Stricter Mileage Rules Beget Better Cars – The Wall Street Journal

Jan. 6, 2022 4:33 pm ET

Regarding Jonathan Lesser’s op-ed “The EPA’s Mileage Standards Are a Stealth Electric-Vehicle Mandate” (Dec. 29): Mileage requirements have resulted in better cars. Engines are smaller and more efficient, and transmissions are better at getting performance out of them, with six to 10 gears now common, or continuously variable transmissions in common and well-reviewed cars.

The complaints smell like those from the industry in the 1970s, claiming that removing lead from gas would result in engine failures, or that the mileage requirements back then, when cars got 12 miles a gallon, would result in unreliable, underpowered vehicles. Sadly, the first cars with catalytic converters were indeed garbage. But according to U.S. News & World Report, there are now 30 cars under $30,000 that do zero to 60 mph at speeds the Ferrari 250 GTO couldn’t crack.


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NASCAR’s Symmetrical Next Gen Cars Are Getting Skewed In Practice – Jalopnik

NASCAR’s newest Next Gen cars may be designed to make these vehicles as symmetrical as possible, but some teams have already found a way around the rules. During this week’s test session at Daytona International Speedway, some cars have been running some fairly excessive skew — and right now, it could very well be totally legal.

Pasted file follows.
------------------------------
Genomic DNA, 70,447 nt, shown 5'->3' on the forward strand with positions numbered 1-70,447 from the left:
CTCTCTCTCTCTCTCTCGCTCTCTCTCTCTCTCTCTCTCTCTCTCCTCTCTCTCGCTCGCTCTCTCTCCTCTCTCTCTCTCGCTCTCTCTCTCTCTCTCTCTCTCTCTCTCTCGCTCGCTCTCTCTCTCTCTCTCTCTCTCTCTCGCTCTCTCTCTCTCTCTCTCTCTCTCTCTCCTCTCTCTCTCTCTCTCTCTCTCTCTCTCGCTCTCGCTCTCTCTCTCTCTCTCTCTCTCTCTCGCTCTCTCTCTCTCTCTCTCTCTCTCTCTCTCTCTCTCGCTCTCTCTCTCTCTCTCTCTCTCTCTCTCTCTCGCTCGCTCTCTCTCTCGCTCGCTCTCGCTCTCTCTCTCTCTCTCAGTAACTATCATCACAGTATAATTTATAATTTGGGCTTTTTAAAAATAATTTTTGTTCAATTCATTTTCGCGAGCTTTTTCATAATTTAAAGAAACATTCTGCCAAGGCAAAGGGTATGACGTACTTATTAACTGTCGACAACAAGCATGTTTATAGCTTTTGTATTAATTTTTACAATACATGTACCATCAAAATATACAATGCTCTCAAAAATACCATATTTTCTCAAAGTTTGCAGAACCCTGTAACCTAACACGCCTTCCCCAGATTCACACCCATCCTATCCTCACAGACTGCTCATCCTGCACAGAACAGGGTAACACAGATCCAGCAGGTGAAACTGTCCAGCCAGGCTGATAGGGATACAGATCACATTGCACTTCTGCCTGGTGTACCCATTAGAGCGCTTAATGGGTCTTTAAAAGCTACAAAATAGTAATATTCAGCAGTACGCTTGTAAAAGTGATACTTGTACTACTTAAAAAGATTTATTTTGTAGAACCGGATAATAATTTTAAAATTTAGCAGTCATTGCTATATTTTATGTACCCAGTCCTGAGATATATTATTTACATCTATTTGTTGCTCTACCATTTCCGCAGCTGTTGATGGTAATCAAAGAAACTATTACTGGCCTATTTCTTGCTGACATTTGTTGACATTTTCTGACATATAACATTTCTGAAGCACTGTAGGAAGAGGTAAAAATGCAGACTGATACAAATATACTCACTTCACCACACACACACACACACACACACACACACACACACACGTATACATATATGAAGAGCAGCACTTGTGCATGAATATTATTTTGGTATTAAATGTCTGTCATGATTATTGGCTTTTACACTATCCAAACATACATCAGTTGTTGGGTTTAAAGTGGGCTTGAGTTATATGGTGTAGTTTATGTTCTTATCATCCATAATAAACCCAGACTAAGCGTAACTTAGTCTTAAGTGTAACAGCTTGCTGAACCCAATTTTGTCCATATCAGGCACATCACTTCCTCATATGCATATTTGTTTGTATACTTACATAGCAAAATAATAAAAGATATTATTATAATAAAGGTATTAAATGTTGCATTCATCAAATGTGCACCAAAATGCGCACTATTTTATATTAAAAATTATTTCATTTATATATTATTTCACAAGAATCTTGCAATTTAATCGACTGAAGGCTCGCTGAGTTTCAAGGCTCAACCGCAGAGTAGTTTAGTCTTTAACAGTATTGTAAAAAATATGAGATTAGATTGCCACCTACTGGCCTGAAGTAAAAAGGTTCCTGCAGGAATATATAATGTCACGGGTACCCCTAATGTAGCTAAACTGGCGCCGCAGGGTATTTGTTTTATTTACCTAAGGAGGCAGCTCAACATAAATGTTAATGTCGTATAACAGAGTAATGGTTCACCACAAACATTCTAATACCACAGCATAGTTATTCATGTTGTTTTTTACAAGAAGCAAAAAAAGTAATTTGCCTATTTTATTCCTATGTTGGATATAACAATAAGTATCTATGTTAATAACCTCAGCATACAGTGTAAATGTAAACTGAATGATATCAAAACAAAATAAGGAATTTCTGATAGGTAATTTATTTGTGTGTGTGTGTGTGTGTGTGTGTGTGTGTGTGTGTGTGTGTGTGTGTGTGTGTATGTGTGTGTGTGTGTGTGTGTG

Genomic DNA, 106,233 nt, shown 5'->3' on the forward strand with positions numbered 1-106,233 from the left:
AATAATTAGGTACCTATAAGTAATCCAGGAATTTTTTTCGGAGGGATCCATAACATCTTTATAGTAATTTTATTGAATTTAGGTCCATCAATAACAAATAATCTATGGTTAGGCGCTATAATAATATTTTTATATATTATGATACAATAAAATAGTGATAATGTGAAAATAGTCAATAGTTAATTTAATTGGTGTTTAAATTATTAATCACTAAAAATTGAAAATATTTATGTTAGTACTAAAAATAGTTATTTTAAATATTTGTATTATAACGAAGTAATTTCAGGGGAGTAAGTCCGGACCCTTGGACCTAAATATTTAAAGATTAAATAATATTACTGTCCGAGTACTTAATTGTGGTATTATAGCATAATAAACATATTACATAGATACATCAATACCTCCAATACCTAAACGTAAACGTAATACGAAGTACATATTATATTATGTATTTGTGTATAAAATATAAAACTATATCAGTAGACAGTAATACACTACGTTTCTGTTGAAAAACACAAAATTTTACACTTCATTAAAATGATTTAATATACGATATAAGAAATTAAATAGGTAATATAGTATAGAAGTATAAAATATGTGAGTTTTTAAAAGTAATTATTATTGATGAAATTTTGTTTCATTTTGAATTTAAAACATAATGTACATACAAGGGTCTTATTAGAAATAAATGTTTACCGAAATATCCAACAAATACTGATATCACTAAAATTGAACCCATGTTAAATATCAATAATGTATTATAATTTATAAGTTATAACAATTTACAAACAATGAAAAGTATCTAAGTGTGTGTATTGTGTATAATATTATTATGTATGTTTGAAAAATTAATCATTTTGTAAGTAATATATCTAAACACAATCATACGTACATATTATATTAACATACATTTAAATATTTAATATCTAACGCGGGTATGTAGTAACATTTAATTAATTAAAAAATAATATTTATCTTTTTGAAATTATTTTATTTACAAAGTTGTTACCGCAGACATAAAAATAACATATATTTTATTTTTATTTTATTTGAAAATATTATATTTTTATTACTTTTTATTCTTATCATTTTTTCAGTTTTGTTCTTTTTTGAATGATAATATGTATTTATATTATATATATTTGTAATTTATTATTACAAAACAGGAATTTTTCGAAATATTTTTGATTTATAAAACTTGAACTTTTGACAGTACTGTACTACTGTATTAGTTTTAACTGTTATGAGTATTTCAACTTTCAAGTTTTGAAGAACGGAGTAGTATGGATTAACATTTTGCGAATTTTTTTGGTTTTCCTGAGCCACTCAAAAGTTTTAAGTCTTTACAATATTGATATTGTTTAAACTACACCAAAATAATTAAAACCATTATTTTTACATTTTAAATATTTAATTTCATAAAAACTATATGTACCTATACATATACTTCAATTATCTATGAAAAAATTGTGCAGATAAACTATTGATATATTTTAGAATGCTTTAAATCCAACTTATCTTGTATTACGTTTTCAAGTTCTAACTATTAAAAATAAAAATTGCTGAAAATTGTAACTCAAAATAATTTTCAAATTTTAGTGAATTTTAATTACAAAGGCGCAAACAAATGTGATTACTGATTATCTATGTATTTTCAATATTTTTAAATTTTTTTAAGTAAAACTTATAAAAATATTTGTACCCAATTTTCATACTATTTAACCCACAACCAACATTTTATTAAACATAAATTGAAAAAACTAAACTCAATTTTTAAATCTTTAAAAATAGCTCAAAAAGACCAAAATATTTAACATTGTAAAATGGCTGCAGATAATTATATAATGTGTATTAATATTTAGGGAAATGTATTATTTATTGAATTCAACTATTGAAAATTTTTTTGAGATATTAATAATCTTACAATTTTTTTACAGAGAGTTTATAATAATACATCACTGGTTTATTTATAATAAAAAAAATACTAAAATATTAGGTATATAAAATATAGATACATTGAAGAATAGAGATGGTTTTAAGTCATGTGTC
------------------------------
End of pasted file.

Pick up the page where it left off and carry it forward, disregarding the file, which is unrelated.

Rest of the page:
Basically, skew refers to the angled nature of the NASCAR Cup Series car. The front end looks like it’s pointing in a different direction than the car is actually going, which gives the whole thing a sort of crab-walk look. The rear axle is mounted on a skew when compared to the whole chassis. For…….


Is Norway the future of cars? – Kathimerini English Edition

The speed by which electric vehicles have taken over Norway has stunned even the cars’ enthusiasts. [Asya Demidova/The New York Times]

Last year, Norway reached a milestone. Only about 8% of new cars sold in the country ran purely on conventional gasoline or diesel fuel. Two-thirds of new cars sold were electric, and most of the rest were electric-and-gasoline hybrids.

For years, Norway has been the world leader in shifting away from traditional cars, thanks to government benefits that made electric vehicles far more affordable and offered extras like letting electric car owners skip some fees for parking and toll roads.

Still, electric car enthusiasts are stunne…….